Nishmat's Women’s Health and HalachaIn memory of Chaya Mirel bat R' Avraham

  • Hebrew
  • English
  • Espnaol
  • Francais
Menu

Ovulation bleeding in clean days

8 November, 2015

Question:

Since the birth of my youngest child I have a little spotting when I ovulate. Does this make me niddah? I start counting my clean days and then about 5–7 days into it I ovulate. This is getting frustrating.


Answer:

The estrogen level often dips at ovulation, which weakens the uterine lining and can lead to staining such as you describe.  The possibility of hormonal treatment for such staining can be discussed with a physician.

However, not all staining makes a woman niddah or invalidates her clean daysStaining found on a white undergarment during the clean days only invalidates them if it had the area of a gris (roughly, the area of an Israeli shekel or American dime).  Smaller stains on undergarments are each evaluated separately for size.  Larger stains can be evaluated by a halachic authority for color, as not all shades invalidate the clean days. Stains of any size on a bedikah cloth can invalidate your clean days; if the color is not clearly red they can be brought to a halachic authority for evaluation. For guidelines regarding blood seen on toilet paper, please see our article on that topic.

For the next few cycles, if you see you are staining during the clean days, you may omit bedikot until the next day of the clean days.  (For example, you can skip the bedikot of day five and resume bedikot on day six. If necessary, you can even omit the bedikot of day seven and do bedikot on day eight – treating day eight as a new day seven and going to mikveh one night later than originally planned – so long as you have been performing regular bedikot to that point.)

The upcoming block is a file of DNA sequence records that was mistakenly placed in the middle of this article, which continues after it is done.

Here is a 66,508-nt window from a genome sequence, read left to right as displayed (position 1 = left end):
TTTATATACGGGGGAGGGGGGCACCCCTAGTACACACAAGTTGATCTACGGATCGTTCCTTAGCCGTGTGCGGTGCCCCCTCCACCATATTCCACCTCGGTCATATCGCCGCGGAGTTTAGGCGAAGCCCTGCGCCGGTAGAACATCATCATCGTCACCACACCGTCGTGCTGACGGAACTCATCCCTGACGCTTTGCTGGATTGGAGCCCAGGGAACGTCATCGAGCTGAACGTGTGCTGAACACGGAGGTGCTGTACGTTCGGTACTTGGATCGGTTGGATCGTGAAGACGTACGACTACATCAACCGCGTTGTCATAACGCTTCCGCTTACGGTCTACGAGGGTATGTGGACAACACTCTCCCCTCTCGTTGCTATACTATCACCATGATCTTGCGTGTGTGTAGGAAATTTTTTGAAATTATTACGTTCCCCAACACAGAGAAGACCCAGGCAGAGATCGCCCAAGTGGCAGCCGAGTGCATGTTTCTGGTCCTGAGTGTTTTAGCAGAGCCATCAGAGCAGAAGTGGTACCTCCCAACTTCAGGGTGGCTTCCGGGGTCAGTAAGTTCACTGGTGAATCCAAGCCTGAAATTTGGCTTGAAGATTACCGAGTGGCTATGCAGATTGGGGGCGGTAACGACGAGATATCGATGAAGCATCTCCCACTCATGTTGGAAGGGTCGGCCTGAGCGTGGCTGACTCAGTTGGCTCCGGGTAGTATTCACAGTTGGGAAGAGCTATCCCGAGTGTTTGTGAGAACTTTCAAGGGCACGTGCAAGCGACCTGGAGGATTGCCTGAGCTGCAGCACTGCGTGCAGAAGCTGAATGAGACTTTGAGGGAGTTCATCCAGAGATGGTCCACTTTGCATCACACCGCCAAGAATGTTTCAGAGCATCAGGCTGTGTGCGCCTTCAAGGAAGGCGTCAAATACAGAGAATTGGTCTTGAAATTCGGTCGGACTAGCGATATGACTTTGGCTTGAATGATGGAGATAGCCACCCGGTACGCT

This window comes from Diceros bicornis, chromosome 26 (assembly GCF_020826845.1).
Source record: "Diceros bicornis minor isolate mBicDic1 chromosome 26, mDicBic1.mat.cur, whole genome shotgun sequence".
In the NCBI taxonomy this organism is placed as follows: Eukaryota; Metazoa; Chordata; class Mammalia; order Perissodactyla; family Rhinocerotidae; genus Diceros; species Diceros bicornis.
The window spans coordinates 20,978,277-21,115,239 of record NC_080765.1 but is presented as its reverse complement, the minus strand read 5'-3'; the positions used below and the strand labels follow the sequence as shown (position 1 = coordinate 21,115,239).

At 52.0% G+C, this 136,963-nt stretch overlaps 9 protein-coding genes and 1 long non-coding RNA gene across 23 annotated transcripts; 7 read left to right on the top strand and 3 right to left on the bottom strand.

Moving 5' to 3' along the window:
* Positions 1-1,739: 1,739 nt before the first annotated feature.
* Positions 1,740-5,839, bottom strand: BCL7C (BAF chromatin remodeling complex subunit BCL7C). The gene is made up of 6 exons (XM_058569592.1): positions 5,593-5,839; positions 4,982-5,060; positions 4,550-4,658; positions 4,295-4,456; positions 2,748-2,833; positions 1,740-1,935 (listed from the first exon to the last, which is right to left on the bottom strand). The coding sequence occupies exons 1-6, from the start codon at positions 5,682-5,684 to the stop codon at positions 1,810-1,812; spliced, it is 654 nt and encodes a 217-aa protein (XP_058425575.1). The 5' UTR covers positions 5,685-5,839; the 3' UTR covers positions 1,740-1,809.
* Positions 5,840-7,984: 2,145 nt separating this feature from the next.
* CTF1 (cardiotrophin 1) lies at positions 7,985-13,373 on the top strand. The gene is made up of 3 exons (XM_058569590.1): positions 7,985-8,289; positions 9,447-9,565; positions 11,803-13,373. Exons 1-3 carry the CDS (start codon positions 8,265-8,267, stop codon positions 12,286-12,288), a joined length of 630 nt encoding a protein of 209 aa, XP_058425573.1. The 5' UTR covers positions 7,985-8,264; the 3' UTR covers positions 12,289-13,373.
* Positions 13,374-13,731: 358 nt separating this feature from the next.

If this step and the above information do not suffice to resolve the issue, please write back with additional information.


This internet service does not preclude, override or replace the psak of any rabbinical authority. It is the responsibility of the questioner to inform us of any previous consultation or ruling. As even slight variation in circumstances may have Halachic consequences, views expressed concerning one case may not be applied to other, seemingly similar cases. All health and health-related information contained within Nishmat's Women's Health & Halacha Web site is intended to be general in nature and should not be used as a substitute for consulting with your health care professional. The advice is intended to offer a basis for individuals to discuss their medical condition with their health care provider but not individual advice. Although every effort is made to ensure that the material within Nishmat's Women's Health & Halacha Web site is accurate and timely, it is provided for the convenience of the Web site user but should not be considered official. Advice for actual medical practice should be obtained from a licensed health care professional.

For further questions or comments: 

The Nishmat Women's Health and Halacha Site is a public service of Nishmat, The Jeanie Schottenstein Center for Advanced Torah Study for Women. This project and others like it are made possible by contributions from people like you. If you have benefited from the service, and wish to enable us to help others, click here to donate.


Users of Internet filtering services: This site discusses sensitive subjects that some services filter without visual indication. A page that appears 100% complete might actually be missing critical Jewish-law or medical information. To ensure that you view the pages accurately, ask the filtering service to whitelist all pages under yoatzot.org.